Eladia Blázquez: Enriching the tango world with folclore and ballad


Updated on:

Eladia Blazquez

Notice: Undefined index: titleWrapper in /home/853563.cloudwaysapps.com/qmzxvjpnpa/public_html/wp-content/plugins/seo-by-rank-math/includes/modules/schema/blocks/toc/class-block-toc.php on line 103



Born into a humble family of Spanish immigrants in Gerli, Buenos Aires Province, on February 24, 1931, Eladia Blázquez emerged as a prominent figure in Argentine tango. In 1970, she made her mark by recording her first tango record, challenging the prevailing macho spirit that dominated the tango scene. Not confined to just singing, Eladia was a multifaceted artist—she excelled as a singer, composer, lyricist, pianist, and guitarist.

Eladia Blázquez and her contributions to Tango

Blázquez transmitted the essence of her Spanish heritage into her compositions. Despite facing criticism from tango “purists”, she was an innovator, weaving Spanish traditional music, South American melodic tunes, folkloric melodies, and heart-wrenching tango and soul-stirring ballads.

She authored two books, “Mi Ciudad y mi gente” and “Buenos Aires Cotidiana,” along with various works for Argentine folkloric musicians like Ramona Galarza and Los Fronterizos. Recognizing her significant contributions, she was named “Hija dilecta de la Ciudad de Avellaneda” in 1988 and “Illustrious Citizen of Buenos Aires” in 1992.

Blázquez’s repertoire boasts a diverse range of compositions, including the unforgettable “El corazón al sur,” “Sueño de barrilete,” “Mi ciudad y mi gente,” “Honrar la vida,” “Que vengan los bomberos,” “Bien nosotros,” “A un semejante,” “Viejo Tortoni,” “Con las alas del alma,” “Si Buenos Aires no fuera así,” “Somos como somos,” “Sin piel,” “Prohibido prohibir,” “Si somos gente,” and “Convencernos.”

Maybe her most well-known composition is “El corazón al sur”, a beautiful heart-touching ballad with a lot of Tango allusions, without falling into any clichés or committing fully to a single genre.

Recognizing her brilliance, Blázquez received the prestigious Premio Konex Award in 1995 and 2005, recognizing her as the best lyricist and composer of tango in Argentina for the preceding decades. Unfortunately, the tango world lost a luminary on August 31, 2005, when Eladia Blázquez succumbed to cancer at the age of 74 in the Clínica Bazterrica in Buenos Aires.


Top 10 Most Important Songs by Eladia Blázquez

  1. “El corazón al sur”
    • Recording Year: Not specified
    • Details: This iconic ballad with tango roots, resonates for its emotional depth and captivating melody.
  2. “Sueño de barrilete”
    • Details: A testament to Blázquez’s diverse styles, this composition blends South American melodic elements seamlessly, creating a timeless piece admired by tango enthusiasts.
  3. “Mi ciudad y mi gente”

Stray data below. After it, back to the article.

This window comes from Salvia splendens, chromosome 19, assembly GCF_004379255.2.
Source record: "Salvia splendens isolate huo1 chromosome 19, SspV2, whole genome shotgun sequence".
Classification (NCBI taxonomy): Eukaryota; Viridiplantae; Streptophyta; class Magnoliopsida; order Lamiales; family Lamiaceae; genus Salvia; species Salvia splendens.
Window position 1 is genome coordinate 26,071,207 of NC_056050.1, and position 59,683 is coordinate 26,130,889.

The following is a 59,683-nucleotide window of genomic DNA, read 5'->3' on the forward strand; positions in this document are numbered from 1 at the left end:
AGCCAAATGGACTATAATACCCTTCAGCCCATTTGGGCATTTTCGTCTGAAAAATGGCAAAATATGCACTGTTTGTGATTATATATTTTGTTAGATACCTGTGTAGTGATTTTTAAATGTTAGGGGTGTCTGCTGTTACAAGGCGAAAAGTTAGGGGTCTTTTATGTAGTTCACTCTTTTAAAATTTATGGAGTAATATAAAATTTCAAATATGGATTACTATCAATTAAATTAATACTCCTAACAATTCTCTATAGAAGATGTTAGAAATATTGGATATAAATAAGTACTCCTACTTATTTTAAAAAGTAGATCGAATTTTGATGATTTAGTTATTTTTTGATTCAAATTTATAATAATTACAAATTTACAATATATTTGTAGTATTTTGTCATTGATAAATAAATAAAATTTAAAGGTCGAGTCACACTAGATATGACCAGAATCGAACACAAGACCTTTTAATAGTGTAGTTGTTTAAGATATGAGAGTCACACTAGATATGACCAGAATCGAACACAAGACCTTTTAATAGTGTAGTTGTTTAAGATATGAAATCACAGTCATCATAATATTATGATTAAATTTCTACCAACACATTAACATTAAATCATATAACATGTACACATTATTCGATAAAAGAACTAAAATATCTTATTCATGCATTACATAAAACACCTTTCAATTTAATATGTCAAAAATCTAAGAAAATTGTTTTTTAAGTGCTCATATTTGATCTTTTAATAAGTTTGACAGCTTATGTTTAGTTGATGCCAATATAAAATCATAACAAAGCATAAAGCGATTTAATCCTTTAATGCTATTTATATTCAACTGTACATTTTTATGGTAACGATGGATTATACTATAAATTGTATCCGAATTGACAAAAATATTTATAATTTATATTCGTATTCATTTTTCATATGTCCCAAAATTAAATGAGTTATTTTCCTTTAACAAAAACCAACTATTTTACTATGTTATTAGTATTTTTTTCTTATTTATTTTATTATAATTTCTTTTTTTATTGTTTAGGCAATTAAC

• Details: Blázquez’s reflections on her city and people come to life in this composition, offering a glimpse into the soul of Buenos Aires through her eyes.
  4. “Honrar la vida”
    • Details: Known for its profound lyrics, this ballad is a tribute to life itself, capturing the essence of Blázquez’s poetic prowess and musical finesse.
  5. “Que vengan los bomberos”
    • Details: This upbeat and lively tango, urging the firefighters to come, remains a favorite in milonga dance events for its energetic rhythm and playful spirit.
  6. “Con las alas del alma”
    • Details: A composition rich in emotional nuances, “Con las alas del alma” showcases Blázquez’s ability to evoke profound feelings through her music.
  7. “Viejo Tortoni”
    • Details: As an ode to the historic Café Tortoni, this tango captures the nostalgia and history of Buenos Aires, making it a staple in tango repertoires.
  8. “Si Buenos Aires no fuera así”
    • Details: Reflecting on the city’s character, this tango explores the intricate relationship between the artist and Buenos Aires, creating a poignant musical narrative.
  9. “Somos como somos”
    • Details: This composition embraces the complexities of human nature, resonating with dancers for its lyrical depth and rhythmic appeal.
  10. “Prohibido prohibir”
    • Details: Blázquez’s rebellious spirit shines through in this composition, challenging norms and restrictions, making it a timeless anthem for those who embrace the unconventional in tango.

Frequently Asked Questions about  Eladia Blázquez

When did Eladia record her first tango record?

Eladia recorded her first tango record in 1970.

What awards did Blázquez receive during her career?

Eladia received the Premio Konex Award in 1995 and 2005, recognizing her as the best lyricist and composer of tango in Argentina for the preceding decades.

What were Eladia’s notable contributions beyond tango?

Blázquez authored two books, “Mi ciudad y mi gente” and “Buenos Aires cotidiana,” along with various works for Argentine folkloric musicians Ramona Galarza and Los Fronterizos.

Notable Sources: